As Layla senses, driving individual ambition is not enough for most human beings; and there’s plenty of evidence of that in the latest Play, Pie And Pint lunchtime show, a new 45-minute play by Stuart Hepburn about the Italian cycling champion Marco Pantani, who died in 2004 at the age of 34. Marco Pantani The Pirate is a complex three-handed narrative, delivered by an excellent Jordan Young as Marco himself, with Blythe Duff as his mother, and James Smillie as his bearded grandfather; it’s backed by images of Pantani’s career, and by a set featuring fragments of bikes. As a play, it is still a long way from perfection; there’s too much relentless exposition of the detail of Pantani’s career, and the long sequences of names and incidents almost defeat both Duff and Smillie at times. Yet there’s an intensity about this drama of obsession and self-destruction – its shape, its energy, its fierce tragic momentum – that burns it into the memory; it’s a story that deserves a longer life, and may well get one.

For a powerful image of what the collective life looks like, though – of its rich rewards, its inherent strength, and the way it can nonetheless limit the ambition of those who are loyal to it – there is no better show in current British theatre than Lee Hall’s great 2007 play The Pitmen Painters, about the group of four miners from Ashington in County Durham who, back in the 1930’s, briefly won fame as artists. Already reviewed when it visited Glasgow in 2011, Max Roberts’s fierce, fast-flowing production for Live Theatre, Newcastle and the National Theatre, London, remains a magnificent ensemble show, both richly comic and profoundly moving in its insight into the history of power, class and art in Britain. It’s an intensely political play, with little room for right-wing dissent. But for those who can enter into its rich and poignant evocation of a class pulling itself up by its bootstraps, towards the defining moment in 1947 when Britain’s coalmines were taken into public ownership, it makes an unforgettable evening’s theatre; entertaining and enriching, yet full of a deep sense of history, and of its dark ironies.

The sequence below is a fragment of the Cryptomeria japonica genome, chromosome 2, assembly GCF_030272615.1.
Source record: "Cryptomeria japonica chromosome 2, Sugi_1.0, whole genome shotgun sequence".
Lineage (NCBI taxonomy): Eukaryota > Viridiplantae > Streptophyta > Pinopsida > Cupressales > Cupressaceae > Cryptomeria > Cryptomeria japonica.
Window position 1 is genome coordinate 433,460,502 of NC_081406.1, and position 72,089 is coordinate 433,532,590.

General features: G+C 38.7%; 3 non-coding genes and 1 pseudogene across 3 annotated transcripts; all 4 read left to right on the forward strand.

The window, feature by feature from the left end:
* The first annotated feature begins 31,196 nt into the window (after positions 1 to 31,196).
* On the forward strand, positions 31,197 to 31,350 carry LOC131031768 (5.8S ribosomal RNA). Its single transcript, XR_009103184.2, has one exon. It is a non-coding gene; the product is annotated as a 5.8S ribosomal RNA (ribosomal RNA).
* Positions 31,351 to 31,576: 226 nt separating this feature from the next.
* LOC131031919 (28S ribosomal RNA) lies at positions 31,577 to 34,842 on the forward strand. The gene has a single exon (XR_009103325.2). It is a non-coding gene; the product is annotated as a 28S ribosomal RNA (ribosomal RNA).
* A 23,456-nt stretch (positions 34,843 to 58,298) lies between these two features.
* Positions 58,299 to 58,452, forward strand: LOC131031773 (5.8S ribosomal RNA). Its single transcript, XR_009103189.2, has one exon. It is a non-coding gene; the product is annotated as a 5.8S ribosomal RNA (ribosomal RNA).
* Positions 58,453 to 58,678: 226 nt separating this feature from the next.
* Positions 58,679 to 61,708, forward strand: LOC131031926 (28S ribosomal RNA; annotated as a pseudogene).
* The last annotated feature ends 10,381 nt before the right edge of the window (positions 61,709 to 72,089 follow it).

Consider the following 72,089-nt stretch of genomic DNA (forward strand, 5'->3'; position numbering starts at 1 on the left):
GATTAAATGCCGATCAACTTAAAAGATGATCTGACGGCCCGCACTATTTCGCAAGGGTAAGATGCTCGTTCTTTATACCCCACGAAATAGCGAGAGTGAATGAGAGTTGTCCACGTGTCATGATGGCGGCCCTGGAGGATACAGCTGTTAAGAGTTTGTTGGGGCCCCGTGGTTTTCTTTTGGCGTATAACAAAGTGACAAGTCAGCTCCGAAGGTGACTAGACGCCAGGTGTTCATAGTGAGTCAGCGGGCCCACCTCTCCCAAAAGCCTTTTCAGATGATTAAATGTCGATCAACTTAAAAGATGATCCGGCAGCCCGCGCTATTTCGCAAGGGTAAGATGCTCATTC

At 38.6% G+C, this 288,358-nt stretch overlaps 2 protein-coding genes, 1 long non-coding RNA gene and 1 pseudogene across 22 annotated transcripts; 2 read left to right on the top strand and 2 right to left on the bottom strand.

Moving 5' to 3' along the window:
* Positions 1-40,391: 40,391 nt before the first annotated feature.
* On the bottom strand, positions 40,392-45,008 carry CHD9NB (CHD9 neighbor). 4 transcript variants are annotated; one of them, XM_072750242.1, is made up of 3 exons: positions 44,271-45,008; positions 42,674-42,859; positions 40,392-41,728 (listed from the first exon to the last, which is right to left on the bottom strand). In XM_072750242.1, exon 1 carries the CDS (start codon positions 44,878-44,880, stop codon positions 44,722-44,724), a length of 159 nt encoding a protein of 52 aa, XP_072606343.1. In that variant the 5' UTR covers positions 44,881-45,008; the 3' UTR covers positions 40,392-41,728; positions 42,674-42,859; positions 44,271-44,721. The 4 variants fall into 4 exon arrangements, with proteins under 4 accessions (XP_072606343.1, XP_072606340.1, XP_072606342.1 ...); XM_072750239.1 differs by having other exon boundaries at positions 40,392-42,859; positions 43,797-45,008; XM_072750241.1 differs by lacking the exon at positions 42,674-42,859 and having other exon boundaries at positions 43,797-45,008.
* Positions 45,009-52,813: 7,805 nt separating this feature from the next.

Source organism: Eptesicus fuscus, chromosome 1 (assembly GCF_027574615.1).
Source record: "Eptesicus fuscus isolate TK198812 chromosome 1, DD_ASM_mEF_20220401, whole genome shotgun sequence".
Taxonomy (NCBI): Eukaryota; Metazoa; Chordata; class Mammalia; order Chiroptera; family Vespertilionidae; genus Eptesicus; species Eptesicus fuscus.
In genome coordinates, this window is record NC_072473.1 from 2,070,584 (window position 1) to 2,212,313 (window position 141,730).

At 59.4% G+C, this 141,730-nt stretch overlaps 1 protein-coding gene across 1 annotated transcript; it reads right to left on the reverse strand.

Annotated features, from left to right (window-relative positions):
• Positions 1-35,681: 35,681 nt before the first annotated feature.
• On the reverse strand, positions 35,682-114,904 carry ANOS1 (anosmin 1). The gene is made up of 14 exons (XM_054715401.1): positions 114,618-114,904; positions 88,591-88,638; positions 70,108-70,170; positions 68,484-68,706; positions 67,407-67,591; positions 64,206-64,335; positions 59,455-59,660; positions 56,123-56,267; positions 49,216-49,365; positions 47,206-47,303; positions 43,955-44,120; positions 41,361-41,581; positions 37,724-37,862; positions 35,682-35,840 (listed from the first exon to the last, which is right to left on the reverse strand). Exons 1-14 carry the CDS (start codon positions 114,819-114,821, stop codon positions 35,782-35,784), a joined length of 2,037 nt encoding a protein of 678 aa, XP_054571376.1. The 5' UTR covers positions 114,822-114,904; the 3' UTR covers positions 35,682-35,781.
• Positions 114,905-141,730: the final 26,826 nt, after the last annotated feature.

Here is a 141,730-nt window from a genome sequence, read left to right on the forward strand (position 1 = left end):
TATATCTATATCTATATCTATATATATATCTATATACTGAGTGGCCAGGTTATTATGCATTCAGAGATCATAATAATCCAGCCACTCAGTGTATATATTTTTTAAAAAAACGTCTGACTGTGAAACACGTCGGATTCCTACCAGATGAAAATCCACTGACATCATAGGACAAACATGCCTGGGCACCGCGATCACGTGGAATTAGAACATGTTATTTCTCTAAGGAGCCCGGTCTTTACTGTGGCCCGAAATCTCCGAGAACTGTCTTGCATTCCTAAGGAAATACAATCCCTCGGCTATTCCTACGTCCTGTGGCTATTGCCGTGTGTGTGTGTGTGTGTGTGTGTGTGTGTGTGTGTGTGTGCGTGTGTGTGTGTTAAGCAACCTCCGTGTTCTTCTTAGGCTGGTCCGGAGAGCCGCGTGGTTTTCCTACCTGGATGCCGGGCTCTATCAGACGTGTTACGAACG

As It Is and #sleeptightbobbycairns, both at the Tron Theatre, Glasgow, until Saturday. Marco Pantani The Pirate at Oran Mor, Glasgow, until Saturday, and at the Beacon Arts Centre, Greenock, on Sunday. The Pitmen Painters at the King’s Theatre, Edinburgh, until Saturday.


In a week full of fine performances, one stands out as unforgettable. Damir Todorovic’s performance as himself, in the lie-detector drama As It Is, not only leads us into a disturbing exploration of the grey areas between truth and lies; it also reminds us of one of the most profound traumas in recent European history, as it opens up the mind of a fastidious and private man caught up in the savage civil war in former Yugoslavia, and forced to carry in his mind a series of memories that make truth difficult, and silence often the least painful option.